The Etymology of "Agent" and "Proxy" in Computer Networking Discourse

September 18, 1998. Joseph Reagle 
Revised: January 15, 1999 .

Given that the topic of this paper addresses both computer and legal agency, we believe an examination of the usage of the terms "agent" and "proxy" within each field is instructive. The technical use of the term agent can be characterized into three overlapping periods. During the earliest period (1960 onward) the term was used by the artificial intelligence community. During the same period, the community of Internet network designers used the term in a way similar to our own: a service that acted on the behalf of another. Finally, the 1990's has been the decade of the agents: where the concept of potentially intelligent, autonomous computer programs that interact with each other within a networked community is hyped. It was also during this latter period that the term proxy became widely used.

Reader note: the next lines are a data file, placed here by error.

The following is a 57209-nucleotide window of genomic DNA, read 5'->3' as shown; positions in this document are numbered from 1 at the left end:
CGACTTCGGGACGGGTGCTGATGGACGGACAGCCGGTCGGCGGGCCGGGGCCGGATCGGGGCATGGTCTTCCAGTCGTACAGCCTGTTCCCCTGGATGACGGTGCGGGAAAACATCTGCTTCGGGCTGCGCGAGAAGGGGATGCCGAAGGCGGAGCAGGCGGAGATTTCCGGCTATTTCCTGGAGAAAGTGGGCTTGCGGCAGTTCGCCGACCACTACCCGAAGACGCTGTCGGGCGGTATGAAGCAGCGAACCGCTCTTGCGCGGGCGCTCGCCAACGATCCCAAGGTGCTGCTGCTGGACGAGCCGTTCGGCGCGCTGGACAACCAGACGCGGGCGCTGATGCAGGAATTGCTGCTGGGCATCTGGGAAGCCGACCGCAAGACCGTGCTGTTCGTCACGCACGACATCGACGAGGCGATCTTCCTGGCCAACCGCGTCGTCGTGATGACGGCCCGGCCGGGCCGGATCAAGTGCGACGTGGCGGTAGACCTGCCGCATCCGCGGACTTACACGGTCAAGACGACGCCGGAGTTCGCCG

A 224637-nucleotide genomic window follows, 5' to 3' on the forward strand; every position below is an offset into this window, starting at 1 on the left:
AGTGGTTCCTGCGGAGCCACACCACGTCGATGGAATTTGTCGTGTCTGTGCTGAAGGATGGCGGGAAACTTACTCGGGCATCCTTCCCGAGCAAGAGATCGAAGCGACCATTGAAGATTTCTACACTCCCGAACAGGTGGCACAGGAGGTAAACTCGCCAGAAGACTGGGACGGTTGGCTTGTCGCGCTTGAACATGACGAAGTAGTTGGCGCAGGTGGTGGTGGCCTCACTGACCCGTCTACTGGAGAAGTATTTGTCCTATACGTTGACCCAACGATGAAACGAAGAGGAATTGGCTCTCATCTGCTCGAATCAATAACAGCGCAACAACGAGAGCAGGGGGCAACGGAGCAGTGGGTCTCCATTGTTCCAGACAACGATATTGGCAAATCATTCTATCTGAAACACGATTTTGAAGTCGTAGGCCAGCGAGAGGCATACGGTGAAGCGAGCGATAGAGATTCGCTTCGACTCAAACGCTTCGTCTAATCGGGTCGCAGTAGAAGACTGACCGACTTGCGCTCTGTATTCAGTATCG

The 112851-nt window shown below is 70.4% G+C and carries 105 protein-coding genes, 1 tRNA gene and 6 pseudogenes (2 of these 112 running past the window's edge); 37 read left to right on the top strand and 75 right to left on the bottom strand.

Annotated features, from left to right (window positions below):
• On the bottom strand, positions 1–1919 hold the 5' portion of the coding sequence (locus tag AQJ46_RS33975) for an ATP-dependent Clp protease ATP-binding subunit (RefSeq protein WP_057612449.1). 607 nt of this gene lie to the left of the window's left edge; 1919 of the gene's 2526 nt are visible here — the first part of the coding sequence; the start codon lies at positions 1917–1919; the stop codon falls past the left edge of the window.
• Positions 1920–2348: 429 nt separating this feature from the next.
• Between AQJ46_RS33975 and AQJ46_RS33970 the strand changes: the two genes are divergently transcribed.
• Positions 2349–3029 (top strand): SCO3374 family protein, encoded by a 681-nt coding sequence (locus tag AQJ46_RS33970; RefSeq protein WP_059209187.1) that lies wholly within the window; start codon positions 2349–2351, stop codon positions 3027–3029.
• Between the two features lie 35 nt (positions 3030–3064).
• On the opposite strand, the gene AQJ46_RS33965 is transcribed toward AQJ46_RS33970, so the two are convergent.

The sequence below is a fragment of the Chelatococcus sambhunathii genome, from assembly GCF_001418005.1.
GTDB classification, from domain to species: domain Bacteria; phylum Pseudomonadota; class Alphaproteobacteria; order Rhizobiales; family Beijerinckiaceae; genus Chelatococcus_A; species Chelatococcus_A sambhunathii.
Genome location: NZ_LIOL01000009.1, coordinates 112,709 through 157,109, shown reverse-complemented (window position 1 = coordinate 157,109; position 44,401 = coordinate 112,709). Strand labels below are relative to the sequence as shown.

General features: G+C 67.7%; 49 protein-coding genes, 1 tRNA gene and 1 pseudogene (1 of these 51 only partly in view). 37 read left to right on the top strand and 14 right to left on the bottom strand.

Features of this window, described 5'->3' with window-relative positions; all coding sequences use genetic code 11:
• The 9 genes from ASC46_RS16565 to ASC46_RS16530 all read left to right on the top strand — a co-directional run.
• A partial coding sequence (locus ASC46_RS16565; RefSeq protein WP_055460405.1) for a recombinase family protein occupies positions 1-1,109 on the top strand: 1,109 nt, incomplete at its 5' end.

The technical concept of an agent was apparently first used in the artificial intelligence community in 1959 to describe the constituents (agents or demons) of a larger self-organizing behavior. [RR, Self] However, within AI its usage did not always relate to computer programs, but to linguistic analysis, particularly in Fillmore's case grammar [Fill]:

An agent is one who performs a particular action and this can be reflected in syntax. In English, in an active sentence, the agent is usually referred to by the subject.... A form used to indicate the agent is called 'agentive.' In case grammar, agentive or agent is one of the specified sets of cases. [Bear]

Agents were the subject of papers on intelligent information sharing systems and artificial intelligence throughout the 70 and 80s'. Occasionally, IT related papers used the term as any other discipline would, such as "Computers as an Agent of Change." [Dieb]. Consequently, the use of the term to denote an initiator of action both within the AI/linguistic community and its typical English usage led the term to be used as a substitute of the term "program" when the connotation of autonomy and network interaction were required.